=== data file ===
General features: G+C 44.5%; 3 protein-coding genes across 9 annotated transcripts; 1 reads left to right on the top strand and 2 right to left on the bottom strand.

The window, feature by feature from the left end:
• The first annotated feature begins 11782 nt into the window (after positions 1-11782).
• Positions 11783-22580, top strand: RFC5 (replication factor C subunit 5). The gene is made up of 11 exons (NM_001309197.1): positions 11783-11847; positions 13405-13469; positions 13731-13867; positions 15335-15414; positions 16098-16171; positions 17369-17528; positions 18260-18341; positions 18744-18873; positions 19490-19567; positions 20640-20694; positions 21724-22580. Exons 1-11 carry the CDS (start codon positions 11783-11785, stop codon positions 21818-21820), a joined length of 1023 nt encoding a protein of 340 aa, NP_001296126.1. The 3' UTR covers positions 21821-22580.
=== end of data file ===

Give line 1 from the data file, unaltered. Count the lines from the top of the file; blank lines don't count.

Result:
General features: G+C 44.5%; 3 protein-coding genes across 9 annotated transcripts; 1 reads left to right on the top strand and 2 right to left on the bottom strand.